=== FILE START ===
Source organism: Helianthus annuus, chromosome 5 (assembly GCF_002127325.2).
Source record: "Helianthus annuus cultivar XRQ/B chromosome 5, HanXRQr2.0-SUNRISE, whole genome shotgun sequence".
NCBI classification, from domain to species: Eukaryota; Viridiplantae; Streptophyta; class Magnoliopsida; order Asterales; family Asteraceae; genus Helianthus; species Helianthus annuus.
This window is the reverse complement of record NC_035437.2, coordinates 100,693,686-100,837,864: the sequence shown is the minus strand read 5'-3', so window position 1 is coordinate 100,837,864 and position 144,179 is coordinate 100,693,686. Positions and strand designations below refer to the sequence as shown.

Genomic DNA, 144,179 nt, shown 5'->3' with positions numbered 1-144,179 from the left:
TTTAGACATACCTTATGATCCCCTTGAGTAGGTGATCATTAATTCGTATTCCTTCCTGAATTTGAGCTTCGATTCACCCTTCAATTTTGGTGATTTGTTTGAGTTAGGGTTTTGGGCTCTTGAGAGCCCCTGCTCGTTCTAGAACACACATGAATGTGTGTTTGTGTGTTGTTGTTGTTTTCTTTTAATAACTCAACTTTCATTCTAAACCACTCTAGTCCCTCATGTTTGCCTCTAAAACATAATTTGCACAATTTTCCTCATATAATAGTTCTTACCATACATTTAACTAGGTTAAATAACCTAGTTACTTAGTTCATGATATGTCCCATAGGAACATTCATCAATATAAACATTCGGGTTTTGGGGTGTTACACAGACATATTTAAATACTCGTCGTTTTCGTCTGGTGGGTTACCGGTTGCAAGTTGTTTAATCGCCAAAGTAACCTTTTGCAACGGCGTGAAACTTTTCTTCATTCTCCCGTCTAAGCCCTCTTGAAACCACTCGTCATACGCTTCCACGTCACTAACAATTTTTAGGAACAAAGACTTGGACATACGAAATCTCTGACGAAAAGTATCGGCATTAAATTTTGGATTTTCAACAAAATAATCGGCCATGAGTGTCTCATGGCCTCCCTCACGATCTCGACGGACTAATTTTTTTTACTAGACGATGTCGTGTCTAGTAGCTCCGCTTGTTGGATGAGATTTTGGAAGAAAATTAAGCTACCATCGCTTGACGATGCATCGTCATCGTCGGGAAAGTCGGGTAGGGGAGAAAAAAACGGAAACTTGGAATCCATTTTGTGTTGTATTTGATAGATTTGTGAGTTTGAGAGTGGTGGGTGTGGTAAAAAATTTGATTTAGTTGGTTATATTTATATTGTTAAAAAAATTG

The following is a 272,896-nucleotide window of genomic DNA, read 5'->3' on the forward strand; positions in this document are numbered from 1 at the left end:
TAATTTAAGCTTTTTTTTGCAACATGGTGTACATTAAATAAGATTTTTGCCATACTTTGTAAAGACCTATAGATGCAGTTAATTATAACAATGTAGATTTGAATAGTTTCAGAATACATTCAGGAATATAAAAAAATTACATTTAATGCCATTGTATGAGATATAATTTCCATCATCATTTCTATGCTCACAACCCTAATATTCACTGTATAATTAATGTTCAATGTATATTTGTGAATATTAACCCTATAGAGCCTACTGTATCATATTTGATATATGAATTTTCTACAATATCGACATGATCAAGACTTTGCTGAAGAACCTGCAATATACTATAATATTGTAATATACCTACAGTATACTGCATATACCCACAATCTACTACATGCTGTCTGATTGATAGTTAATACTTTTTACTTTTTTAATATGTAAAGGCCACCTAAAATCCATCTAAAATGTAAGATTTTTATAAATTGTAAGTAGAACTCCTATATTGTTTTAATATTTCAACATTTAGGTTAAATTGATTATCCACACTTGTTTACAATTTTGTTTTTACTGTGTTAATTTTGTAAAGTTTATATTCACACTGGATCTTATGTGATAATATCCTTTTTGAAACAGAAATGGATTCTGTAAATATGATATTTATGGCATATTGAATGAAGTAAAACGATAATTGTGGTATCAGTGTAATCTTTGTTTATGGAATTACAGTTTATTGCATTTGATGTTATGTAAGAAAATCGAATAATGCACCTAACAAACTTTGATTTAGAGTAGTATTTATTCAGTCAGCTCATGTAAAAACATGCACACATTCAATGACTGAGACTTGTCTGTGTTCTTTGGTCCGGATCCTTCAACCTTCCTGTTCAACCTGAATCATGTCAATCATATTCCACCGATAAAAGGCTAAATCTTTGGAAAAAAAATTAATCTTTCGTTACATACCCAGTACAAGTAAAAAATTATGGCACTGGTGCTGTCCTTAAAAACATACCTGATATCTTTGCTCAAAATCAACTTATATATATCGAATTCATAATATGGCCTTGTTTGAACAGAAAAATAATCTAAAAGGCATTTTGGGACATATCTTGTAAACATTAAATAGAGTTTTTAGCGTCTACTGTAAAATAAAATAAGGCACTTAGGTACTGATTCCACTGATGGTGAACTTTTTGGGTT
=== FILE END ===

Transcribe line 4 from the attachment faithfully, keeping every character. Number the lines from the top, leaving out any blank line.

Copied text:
This window is the reverse complement of record NC_035437.2, coordinates 100,693,686-100,837,864: the sequence shown is the minus strand read 5'-3', so window position 1 is coordinate 100,837,864 and position 144,179 is coordinate 100,693,686. Positions and strand designations below refer to the sequence as shown.